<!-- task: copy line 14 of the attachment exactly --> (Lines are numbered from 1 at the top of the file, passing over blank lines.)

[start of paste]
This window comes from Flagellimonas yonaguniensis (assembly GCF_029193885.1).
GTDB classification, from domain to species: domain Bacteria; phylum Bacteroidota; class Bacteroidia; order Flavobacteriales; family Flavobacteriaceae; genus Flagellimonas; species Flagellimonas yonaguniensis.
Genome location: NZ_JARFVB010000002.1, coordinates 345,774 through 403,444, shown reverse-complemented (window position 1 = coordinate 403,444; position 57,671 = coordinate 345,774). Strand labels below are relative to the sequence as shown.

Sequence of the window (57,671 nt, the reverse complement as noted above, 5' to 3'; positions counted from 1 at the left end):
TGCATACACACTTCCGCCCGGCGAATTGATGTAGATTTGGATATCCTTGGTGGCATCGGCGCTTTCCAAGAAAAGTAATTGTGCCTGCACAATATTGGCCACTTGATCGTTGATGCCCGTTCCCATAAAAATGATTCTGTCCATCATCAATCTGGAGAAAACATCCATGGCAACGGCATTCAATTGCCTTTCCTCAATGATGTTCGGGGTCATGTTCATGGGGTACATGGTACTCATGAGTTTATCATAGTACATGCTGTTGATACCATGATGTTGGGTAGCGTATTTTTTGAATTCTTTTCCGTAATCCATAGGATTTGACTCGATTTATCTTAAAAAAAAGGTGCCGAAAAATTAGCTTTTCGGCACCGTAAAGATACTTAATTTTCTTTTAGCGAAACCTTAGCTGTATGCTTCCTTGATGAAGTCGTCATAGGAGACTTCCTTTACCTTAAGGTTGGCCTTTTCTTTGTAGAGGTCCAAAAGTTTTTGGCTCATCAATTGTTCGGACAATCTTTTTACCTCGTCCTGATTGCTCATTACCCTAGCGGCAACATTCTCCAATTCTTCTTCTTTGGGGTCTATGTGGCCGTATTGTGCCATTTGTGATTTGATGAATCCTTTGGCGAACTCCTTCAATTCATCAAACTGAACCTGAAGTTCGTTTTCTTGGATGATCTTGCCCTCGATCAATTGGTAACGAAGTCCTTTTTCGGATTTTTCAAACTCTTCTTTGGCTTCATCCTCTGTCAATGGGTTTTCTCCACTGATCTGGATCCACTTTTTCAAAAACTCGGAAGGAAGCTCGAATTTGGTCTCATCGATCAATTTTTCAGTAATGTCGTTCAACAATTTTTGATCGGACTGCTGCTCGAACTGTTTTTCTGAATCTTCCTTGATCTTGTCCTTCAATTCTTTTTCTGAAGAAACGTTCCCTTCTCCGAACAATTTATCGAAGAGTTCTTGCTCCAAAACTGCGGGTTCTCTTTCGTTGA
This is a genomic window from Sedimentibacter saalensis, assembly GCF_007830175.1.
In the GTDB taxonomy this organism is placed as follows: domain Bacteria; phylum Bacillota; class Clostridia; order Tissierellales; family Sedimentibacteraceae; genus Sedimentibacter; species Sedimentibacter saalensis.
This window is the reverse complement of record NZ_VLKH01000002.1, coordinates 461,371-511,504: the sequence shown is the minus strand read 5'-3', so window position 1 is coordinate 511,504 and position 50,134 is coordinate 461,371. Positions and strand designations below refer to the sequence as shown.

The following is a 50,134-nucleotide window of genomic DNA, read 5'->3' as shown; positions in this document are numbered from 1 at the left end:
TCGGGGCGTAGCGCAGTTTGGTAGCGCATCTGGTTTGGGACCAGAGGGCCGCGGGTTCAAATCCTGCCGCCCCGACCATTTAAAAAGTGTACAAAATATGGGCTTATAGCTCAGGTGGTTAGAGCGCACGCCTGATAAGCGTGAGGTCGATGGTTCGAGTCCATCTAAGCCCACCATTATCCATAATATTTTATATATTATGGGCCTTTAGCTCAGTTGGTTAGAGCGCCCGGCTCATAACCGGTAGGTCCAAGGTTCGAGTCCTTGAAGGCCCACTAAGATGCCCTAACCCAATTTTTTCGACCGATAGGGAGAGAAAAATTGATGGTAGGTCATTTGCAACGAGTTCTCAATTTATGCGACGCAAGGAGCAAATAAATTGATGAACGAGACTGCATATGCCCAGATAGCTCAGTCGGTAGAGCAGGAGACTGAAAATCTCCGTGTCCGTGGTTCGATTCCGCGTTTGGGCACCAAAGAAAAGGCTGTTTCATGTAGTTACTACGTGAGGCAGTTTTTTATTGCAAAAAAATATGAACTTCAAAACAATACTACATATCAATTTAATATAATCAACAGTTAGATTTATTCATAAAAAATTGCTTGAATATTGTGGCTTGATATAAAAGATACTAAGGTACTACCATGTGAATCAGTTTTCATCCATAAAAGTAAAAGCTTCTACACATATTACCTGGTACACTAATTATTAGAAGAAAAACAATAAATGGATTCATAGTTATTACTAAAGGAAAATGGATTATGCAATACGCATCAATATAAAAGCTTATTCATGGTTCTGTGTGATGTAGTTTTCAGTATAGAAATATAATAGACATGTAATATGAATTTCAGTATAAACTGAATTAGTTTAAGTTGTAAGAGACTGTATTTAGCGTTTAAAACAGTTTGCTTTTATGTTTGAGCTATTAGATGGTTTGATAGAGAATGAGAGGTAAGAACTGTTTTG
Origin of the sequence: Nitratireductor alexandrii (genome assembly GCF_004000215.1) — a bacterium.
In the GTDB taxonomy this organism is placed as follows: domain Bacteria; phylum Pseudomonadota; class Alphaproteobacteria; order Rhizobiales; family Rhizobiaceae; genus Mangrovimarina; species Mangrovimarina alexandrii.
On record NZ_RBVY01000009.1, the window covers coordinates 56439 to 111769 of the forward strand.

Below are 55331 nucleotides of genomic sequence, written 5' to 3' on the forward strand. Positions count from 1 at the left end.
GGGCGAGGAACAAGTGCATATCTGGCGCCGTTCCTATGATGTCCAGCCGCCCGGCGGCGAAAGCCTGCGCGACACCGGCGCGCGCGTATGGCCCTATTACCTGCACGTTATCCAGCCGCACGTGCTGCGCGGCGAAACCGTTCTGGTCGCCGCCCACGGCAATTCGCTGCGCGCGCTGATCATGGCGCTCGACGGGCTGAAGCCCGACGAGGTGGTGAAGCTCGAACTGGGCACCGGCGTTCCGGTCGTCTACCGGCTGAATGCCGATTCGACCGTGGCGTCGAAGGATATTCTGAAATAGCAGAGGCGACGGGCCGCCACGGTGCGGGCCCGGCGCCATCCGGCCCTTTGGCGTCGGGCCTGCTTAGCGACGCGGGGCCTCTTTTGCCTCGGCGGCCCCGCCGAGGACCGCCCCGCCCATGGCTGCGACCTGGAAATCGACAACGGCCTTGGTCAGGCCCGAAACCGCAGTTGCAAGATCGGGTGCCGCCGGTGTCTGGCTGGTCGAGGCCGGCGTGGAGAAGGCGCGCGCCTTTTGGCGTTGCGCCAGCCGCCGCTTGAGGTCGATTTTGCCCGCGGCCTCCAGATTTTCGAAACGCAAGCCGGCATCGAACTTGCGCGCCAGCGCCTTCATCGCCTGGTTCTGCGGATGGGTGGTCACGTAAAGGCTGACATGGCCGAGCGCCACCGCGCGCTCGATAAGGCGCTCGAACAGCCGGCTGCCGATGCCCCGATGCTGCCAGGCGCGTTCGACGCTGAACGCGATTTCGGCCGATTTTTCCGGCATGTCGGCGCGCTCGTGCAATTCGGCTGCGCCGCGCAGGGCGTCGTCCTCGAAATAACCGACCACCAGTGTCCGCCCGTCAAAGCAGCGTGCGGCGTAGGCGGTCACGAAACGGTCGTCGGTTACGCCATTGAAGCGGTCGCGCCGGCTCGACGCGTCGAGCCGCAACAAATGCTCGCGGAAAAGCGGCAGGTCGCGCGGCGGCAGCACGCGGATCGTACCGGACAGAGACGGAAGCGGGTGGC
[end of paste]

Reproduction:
Below are 55331 nucleotides of genomic sequence, written 5' to 3' on the forward strand. Positions count from 1 at the left end.